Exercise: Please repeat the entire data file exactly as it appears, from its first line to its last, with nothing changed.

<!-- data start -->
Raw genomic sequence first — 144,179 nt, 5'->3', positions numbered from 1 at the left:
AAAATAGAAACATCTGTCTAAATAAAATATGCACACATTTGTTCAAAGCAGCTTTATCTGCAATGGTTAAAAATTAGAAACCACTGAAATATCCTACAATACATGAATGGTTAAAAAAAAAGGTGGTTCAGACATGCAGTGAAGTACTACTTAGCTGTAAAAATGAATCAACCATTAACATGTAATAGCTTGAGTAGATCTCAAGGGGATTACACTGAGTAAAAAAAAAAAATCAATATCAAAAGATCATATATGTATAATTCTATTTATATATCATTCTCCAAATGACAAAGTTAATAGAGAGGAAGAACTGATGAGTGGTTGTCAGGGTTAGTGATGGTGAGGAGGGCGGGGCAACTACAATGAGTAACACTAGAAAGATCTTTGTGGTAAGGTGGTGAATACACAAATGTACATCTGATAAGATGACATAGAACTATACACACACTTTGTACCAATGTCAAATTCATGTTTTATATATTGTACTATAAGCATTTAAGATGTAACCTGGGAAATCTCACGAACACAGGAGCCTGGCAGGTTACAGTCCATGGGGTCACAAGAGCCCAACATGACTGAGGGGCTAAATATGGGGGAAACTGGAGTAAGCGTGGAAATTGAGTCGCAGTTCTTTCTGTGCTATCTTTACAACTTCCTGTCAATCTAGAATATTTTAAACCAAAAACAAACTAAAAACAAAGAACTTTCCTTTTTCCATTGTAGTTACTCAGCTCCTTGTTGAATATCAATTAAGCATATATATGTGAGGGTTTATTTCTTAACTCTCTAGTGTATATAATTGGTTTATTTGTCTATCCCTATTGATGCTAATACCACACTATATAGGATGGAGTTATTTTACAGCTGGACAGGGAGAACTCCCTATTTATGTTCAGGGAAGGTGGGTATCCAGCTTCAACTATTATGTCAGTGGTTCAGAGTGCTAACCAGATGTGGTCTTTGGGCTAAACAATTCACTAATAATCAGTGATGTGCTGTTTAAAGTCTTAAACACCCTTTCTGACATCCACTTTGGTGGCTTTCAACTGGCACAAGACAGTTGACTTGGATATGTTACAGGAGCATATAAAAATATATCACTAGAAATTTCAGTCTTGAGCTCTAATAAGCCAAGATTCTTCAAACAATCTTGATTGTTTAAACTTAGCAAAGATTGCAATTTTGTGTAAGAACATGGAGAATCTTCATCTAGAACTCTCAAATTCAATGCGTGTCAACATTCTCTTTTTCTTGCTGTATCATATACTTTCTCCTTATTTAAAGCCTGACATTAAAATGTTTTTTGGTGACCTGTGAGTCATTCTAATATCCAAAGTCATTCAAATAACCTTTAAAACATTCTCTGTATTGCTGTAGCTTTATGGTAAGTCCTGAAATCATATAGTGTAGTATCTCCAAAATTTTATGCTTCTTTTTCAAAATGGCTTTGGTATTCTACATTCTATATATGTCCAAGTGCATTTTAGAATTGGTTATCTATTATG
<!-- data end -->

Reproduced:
Raw genomic sequence first — 144,179 nt, 5'->3', positions numbered from 1 at the left:
AAAATAGAAACATCTGTCTAAATAAAATATGCACACATTTGTTCAAAGCAGCTTTATCTGCAATGGTTAAAAATTAGAAACCACTGAAATATCCTACAATACATGAATGGTTAAAAAAAAAGGTGGTTCAGACATGCAGTGAAGTACTACTTAGCTGTAAAAATGAATCAACCATTAACATGTAATAGCTTGAGTAGATCTCAAGGGGATTACACTGAGTAAAAAAAAAAAATCAATATCAAAAGATCATATATGTATAATTCTATTTATATATCATTCTCCAAATGACAAAGTTAATAGAGAGGAAGAACTGATGAGTGGTTGTCAGGGTTAGTGATGGTGAGGAGGGCGGGGCAACTACAATGAGTAACACTAGAAAGATCTTTGTGGTAAGGTGGTGAATACACAAATGTACATCTGATAAGATGACATAGAACTATACACACACTTTGTACCAATGTCAAATTCATGTTTTATATATTGTACTATAAGCATTTAAGATGTAACCTGGGAAATCTCACGAACACAGGAGCCTGGCAGGTTACAGTCCATGGGGTCACAAGAGCCCAACATGACTGAGGGGCTAAATATGGGGGAAACTGGAGTAAGCGTGGAAATTGAGTCGCAGTTCTTTCTGTGCTATCTTTACAACTTCCTGTCAATCTAGAATATTTTAAACCAAAAACAAACTAAAAACAAAGAACTTTCCTTTTTCCATTGTAGTTACTCAGCTCCTTGTTGAATATCAATTAAGCATATATATGTGAGGGTTTATTTCTTAACTCTCTAGTGTATATAATTGGTTTATTTGTCTATCCCTATTGATGCTAATACCACACTATATAGGATGGAGTTATTTTACAGCTGGACAGGGAGAACTCCCTATTTATGTTCAGGGAAGGTGGGTATCCAGCTTCAACTATTATGTCAGTGGTTCAGAGTGCTAACCAGATGTGGTCTTTGGGCTAAACAATTCACTAATAATCAGTGATGTGCTGTTTAAAGTCTTAAACACCCTTTCTGACATCCACTTTGGTGGCTTTCAACTGGCACAAGACAGTTGACTTGGATATGTTACAGGAGCATATAAAAATATATCACTAGAAATTTCAGTCTTGAGCTCTAATAAGCCAAGATTCTTCAAACAATCTTGATTGTTTAAACTTAGCAAAGATTGCAATTTTGTGTAAGAACATGGAGAATCTTCATCTAGAACTCTCAAATTCAATGCGTGTCAACATTCTCTTTTTCTTGCTGTATCATATACTTTCTCCTTATTTAAAGCCTGACATTAAAATGTTTTTTGGTGACCTGTGAGTCATTCTAATATCCAAAGTCATTCAAATAACCTTTAAAACATTCTCTGTATTGCTGTAGCTTTATGGTAAGTCCTGAAATCATATAGTGTAGTATCTCCAAAATTTTATGCTTCTTTTTCAAAATGGCTTTGGTATTCTACATTCTATATATGTCCAAGTGCATTTTAGAATTGGTTATCTATTATG